Yes, it is cheesy and super touristy to go on a city tour, especially when it is a city you have visited four times. However, it was a great way to spend a Saturday morning: taking photos, telling stories, enjoying the beautiful city I call home. (We also thought we’d get a little sun sitting on the top of a double-decker bus, but alas, you’ll see the sky in the pictures.) Welcome to Cuenca!
Below are pictures of the new cathedral in the center of the city. The old cathedral is on the opposite side of the square. (Please take the terms new and old lightly. They are both “old” buildings.) Apparently, the intention was to paint the entire cathedral the color of the domes, (white and blue), but during the waiting time of construction and development, the citizens decided they liked it better this way, so it stuck. See; I learned something new!
The picture below is of the oldest high school in Cuenca. Unfortunately, this incredibly beautiful building has a sad story: what was once the highest respected school in the city is no longer an institute of prestige. It broke my heart to hear that it is now the least respected school in the city. (No, I do not plan on living in Cuenca for the rest of my life in order to restore this school and building. Yes, the thought immediately crossed my mind.)
The next few pictures aren’t necessarily of any real significance or importance according to the tour guide, but I think they are beautiful.
Below is a picture of the end of our tour! The three of us are at Turi, the lookout of the city. I have been here before, but it takes my breath away every time. Have I mentioned that I love this city?
Well, this might not be what everyone in Cuenca eats, but this is what my family eats, and thus, what I eat! J
First and foremost: PAN. Oh, the bread here is amazing. We eat bread for breakfast and supper along with coffee. I’m a carbaholic anyway, so being able to enjoy delicious bread TWICE a day is basically like being in my version of heaven. My favorite “treat” is Pan de Coco, (coconut bread). It is beyond yummy. No, I do not eat this kind everyday. (I wish!) We go to a panadería, (bakery), every night to buy bread. Here is a picture from my favorite panadería:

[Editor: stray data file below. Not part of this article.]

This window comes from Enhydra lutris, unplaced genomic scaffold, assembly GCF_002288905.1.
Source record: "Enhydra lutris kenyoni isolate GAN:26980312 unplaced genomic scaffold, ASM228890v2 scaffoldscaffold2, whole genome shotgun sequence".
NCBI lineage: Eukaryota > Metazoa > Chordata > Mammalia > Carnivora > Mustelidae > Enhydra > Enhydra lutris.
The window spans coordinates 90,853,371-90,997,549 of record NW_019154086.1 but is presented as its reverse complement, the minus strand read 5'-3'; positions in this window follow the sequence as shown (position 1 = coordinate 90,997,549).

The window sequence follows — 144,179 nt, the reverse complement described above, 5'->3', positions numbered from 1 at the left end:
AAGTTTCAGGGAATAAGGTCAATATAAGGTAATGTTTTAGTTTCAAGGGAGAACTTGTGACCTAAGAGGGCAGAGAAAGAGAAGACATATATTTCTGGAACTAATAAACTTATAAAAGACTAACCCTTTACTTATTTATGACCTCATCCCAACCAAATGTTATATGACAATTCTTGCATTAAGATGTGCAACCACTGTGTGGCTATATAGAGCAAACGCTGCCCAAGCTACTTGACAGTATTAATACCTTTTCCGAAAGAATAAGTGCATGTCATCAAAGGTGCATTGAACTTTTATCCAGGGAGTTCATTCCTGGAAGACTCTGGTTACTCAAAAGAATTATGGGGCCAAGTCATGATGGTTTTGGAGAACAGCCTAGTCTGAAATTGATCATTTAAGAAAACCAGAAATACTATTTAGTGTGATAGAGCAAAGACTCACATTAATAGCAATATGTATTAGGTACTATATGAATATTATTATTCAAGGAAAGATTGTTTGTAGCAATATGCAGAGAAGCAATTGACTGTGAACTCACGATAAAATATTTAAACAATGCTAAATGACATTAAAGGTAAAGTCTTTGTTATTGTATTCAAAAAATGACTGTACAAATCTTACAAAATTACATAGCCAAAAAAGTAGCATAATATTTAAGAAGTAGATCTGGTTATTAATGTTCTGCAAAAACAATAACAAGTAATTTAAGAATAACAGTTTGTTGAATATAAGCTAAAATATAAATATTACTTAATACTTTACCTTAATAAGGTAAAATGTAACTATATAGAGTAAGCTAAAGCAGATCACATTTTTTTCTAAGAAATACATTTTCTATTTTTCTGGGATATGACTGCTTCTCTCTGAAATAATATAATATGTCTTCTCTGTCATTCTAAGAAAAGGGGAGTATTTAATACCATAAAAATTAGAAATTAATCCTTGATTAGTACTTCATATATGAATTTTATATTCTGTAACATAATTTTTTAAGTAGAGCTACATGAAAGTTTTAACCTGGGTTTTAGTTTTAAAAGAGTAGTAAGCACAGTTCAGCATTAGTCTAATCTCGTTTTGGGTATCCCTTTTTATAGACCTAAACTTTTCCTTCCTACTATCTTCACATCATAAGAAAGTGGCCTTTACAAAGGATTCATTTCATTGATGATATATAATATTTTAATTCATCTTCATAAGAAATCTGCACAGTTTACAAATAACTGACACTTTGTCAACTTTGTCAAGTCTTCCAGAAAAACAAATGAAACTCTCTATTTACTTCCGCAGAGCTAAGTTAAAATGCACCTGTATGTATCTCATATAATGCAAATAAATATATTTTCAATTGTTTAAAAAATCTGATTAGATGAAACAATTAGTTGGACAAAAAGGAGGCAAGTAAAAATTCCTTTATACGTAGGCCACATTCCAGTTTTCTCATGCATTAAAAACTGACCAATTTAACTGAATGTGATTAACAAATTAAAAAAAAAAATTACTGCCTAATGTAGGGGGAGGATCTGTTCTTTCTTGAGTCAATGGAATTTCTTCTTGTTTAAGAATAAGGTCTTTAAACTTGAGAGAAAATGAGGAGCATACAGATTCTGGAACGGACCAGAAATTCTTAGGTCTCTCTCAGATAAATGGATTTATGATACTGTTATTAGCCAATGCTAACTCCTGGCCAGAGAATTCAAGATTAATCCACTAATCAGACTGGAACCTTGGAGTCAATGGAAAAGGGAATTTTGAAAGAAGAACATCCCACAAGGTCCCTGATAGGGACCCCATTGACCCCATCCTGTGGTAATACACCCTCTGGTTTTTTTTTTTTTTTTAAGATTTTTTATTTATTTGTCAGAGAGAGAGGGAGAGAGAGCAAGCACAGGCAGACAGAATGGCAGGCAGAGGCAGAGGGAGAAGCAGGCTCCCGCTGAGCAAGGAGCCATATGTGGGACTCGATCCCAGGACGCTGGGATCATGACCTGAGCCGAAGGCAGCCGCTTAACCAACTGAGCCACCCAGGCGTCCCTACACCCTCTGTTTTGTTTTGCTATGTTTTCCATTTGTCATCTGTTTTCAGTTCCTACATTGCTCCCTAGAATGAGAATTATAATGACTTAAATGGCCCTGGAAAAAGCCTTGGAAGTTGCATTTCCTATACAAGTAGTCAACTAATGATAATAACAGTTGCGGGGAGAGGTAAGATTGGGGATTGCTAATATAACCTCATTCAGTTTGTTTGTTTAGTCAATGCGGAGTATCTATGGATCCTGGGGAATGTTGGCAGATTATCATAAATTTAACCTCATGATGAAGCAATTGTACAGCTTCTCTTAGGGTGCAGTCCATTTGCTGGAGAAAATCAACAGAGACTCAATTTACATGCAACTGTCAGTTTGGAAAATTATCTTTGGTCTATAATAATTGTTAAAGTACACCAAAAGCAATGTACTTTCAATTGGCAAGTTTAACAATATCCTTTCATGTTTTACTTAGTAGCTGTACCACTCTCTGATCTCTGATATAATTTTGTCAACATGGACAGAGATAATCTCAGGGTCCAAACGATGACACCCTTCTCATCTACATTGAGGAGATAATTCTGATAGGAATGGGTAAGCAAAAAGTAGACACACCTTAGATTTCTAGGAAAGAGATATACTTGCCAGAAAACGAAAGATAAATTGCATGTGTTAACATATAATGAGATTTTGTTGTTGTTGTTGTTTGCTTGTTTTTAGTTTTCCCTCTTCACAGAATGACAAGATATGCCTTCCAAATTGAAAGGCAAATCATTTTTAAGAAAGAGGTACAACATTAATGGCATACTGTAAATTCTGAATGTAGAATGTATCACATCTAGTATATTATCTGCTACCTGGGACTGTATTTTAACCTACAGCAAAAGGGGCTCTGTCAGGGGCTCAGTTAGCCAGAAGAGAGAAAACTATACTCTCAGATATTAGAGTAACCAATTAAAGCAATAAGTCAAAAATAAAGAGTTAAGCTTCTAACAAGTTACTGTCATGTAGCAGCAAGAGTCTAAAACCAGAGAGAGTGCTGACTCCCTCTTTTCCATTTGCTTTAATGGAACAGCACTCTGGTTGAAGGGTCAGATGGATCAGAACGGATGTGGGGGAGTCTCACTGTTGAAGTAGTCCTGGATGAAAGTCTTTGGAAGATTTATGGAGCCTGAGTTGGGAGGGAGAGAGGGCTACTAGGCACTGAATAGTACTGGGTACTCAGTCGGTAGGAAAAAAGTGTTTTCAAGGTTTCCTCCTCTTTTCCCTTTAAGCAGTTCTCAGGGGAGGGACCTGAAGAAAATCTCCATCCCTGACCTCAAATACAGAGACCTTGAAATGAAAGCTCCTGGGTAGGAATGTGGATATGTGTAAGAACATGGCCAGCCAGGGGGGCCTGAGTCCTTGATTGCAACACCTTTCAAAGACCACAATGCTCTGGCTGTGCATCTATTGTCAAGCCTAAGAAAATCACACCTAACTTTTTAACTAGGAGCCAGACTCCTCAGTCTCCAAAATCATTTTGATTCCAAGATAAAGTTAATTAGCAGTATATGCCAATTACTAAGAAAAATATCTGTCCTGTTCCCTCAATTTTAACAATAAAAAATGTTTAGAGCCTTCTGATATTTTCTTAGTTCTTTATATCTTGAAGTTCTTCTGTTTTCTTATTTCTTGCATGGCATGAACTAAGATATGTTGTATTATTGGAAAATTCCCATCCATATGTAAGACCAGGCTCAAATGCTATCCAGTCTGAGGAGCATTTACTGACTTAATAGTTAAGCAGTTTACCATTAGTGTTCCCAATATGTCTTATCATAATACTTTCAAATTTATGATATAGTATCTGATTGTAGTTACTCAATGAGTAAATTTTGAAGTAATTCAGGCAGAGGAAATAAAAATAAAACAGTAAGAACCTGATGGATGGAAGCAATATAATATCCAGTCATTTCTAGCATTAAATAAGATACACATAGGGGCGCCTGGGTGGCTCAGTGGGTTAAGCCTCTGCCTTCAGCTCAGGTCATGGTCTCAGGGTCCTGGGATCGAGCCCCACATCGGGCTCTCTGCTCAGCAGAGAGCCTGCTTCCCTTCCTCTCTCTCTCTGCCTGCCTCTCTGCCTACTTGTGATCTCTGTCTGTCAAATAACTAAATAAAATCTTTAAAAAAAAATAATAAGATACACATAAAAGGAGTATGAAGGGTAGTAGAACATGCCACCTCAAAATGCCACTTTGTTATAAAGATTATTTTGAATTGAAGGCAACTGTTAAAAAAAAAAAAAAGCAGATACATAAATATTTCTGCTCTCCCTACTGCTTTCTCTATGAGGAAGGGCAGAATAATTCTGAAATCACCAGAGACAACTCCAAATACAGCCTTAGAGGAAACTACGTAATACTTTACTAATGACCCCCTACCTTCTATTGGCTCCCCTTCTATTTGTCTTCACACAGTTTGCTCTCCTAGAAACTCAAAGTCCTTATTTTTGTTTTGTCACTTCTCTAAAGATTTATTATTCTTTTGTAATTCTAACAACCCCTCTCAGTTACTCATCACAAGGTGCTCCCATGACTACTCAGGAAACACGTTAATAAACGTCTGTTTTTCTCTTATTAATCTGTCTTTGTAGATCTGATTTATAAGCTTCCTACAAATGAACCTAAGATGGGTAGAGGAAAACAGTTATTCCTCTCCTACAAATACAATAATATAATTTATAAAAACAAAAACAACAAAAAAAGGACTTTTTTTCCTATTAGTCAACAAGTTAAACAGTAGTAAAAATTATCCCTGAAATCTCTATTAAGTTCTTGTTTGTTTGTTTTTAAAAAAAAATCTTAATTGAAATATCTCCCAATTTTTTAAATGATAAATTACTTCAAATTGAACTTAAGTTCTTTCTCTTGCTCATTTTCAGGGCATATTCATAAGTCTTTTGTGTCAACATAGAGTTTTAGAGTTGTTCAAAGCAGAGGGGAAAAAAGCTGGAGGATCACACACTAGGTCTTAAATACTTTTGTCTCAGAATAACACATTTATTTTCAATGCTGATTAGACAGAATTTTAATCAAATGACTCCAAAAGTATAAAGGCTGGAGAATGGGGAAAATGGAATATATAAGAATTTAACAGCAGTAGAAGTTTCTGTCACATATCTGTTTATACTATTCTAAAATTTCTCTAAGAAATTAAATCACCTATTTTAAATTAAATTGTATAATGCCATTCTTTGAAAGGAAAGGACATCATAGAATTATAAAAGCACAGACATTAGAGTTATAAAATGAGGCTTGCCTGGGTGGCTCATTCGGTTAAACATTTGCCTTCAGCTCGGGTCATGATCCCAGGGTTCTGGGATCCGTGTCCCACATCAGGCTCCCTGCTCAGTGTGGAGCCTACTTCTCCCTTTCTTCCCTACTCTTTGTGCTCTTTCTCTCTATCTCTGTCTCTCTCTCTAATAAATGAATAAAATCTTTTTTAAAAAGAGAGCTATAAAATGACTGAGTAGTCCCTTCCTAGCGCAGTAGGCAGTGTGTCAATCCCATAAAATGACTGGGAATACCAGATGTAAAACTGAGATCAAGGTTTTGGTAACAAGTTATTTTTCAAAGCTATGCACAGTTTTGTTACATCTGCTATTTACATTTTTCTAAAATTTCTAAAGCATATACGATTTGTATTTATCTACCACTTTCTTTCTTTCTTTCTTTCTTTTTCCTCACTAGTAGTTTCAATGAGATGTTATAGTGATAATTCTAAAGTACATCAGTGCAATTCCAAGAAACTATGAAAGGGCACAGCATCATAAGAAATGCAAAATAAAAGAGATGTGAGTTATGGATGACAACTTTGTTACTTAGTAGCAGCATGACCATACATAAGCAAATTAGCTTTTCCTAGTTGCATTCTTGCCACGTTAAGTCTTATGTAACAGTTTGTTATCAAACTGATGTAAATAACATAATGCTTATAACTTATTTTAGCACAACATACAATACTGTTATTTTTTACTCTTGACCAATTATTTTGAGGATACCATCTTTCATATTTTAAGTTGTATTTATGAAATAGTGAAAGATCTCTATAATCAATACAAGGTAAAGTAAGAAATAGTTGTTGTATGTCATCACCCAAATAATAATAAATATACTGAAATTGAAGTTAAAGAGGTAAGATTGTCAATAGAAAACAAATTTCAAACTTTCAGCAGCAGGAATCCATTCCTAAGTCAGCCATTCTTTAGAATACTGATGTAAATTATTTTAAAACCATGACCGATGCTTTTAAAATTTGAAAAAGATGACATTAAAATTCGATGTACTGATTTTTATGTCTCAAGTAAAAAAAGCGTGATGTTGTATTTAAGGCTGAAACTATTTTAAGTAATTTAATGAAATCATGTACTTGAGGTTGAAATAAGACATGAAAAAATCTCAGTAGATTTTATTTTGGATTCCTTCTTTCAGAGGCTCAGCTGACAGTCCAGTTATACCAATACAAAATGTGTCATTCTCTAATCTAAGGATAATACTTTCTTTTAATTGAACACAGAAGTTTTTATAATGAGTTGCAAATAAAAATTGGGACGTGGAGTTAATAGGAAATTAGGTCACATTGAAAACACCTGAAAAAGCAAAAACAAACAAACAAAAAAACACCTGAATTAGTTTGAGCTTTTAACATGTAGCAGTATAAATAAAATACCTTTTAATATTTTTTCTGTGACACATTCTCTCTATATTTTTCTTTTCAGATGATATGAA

Lunch is the biggest meal of the day, (which I LOVE; it feels much healthier than going to bed with a big meal in your tummy). We always have some kind of juice, (my favorite being MORA- raspberry). I actually just helped make orange juice the other day! There is something so delightful about making the juice using REAL fruit versus buying it in a bottle from the store. We have soup everyday. It’s basically water with veggies in it; bland, but filling. Cilantro is often a main ingredient. (I apologize if you consider cilantro to offset the “bland” comment. ha.) Of course in the middle of the table you’ll find MOTE- huge kernels of corn. My family puts this in their soup and rice. It’s tasty and helps soak up some of the liquid in the soup. The main dish then is ALWAYS rice, accompanied by either meat, potatoes, beans, or a combination of all three. Lida, (my host mom), is a great cook, (like my real Madre!), so I am quite lucky! She is continuously telling me to eat more, therefore do not worry about me- I will definitely not go hungry living in her house.
Fresh fruit = amazing. The markets are full of incredible, delicious fruit. I posted a picture of this winner on Facebook the other day: CHIRIMOYA. It is mouth-watering goodness. You should probably fly here just to eat it. Seriously.
Ice cream?!?! Did someone say ice cream?!?! Yes. Ice cream is my favorite food in the world, and thus, a favorite of mine here as well. If ice cream had all the nutrition you needed and still tasted just as yummy, it is all I would eat. NOT kidding. We unfortunately do not have this in the house like I would back in Iowa, (probably better for the waistline anyway…). So, I go out on the town for HELADO, (that means ice cream to help my non-Spanish speaking friends). In this lovely city, a single-scoop of ice cream served on a sugar cone will cost you a whopping 95 cents. (It used to be 50 cents. Apparently inflation happens here, too. ha) Will I be spending all of my money on ice cream? Possibly… My favorite flavor yet again is MORA. (Do you remember what that means? J)
There are many more delicious things to eat, and I’m sure I’ll be filling this blog with more pictures and postings of them! ¡Buen provecho!
It's no longer a dream; I am here in Cuenca, Ecuador, (aka the home of my heart). Look at this place: how could you not be in love?
It is a gorgeous city with beautiful people. I am living with an incredible family, (the family I have now lived with three times), for the first few months I am here. Kind is the best word I can use to describe this family. They are beyond good to me. Here is a picture of us from 2009:
I will be teaching at CEDEI School for the year. Training starts Monday, August 29th, and kiddos come on Monday, September 5th. I am SO excited to get started!